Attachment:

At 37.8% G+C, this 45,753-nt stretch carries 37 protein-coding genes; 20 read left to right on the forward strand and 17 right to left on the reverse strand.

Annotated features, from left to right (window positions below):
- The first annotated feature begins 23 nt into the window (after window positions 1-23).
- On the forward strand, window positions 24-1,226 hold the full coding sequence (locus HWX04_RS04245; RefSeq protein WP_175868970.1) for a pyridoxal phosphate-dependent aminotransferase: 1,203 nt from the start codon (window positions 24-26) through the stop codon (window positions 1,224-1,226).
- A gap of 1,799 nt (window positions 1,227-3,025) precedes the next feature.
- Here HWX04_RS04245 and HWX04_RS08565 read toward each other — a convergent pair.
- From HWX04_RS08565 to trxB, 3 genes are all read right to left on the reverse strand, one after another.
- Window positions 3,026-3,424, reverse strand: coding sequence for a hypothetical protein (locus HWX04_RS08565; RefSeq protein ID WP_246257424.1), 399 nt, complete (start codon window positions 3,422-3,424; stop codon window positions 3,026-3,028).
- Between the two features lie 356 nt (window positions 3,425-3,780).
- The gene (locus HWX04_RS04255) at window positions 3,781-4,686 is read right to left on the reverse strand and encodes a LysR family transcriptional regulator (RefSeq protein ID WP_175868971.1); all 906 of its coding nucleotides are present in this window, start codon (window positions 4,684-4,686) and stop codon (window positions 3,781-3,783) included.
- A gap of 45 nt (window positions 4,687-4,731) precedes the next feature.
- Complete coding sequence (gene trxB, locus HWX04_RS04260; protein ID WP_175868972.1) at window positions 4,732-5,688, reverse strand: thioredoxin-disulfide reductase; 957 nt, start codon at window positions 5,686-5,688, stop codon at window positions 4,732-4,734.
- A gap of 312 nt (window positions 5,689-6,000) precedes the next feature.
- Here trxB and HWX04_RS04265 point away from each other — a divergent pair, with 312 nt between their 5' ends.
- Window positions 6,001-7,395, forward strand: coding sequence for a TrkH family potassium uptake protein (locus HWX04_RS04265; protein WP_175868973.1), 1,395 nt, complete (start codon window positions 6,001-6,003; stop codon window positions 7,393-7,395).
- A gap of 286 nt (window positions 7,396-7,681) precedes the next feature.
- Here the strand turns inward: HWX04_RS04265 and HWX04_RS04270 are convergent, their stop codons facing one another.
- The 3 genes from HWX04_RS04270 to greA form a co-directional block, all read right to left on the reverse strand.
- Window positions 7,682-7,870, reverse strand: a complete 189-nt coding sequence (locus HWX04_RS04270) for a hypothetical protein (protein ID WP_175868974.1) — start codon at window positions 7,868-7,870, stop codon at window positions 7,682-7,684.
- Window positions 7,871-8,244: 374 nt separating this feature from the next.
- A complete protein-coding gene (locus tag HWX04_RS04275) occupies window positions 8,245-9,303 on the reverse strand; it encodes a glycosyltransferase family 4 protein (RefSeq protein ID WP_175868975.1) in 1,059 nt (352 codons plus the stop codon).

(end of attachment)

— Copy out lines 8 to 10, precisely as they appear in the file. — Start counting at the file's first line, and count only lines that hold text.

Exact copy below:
- Window positions 3,026-3,424, reverse strand: coding sequence for a hypothetical protein (locus HWX04_RS08565; RefSeq protein ID WP_246257424.1), 399 nt, complete (start codon window positions 3,422-3,424; stop codon window positions 3,026-3,028).
- Between the two features lie 356 nt (window positions 3,425-3,780).
- The gene (locus HWX04_RS04255) at window positions 3,781-4,686 is read right to left on the reverse strand and encodes a LysR family transcriptional regulator (RefSeq protein ID WP_175868971.1); all 906 of its coding nucleotides are present in this window, start codon (window positions 4,684-4,686) and stop codon (window positions 3,781-3,783) included.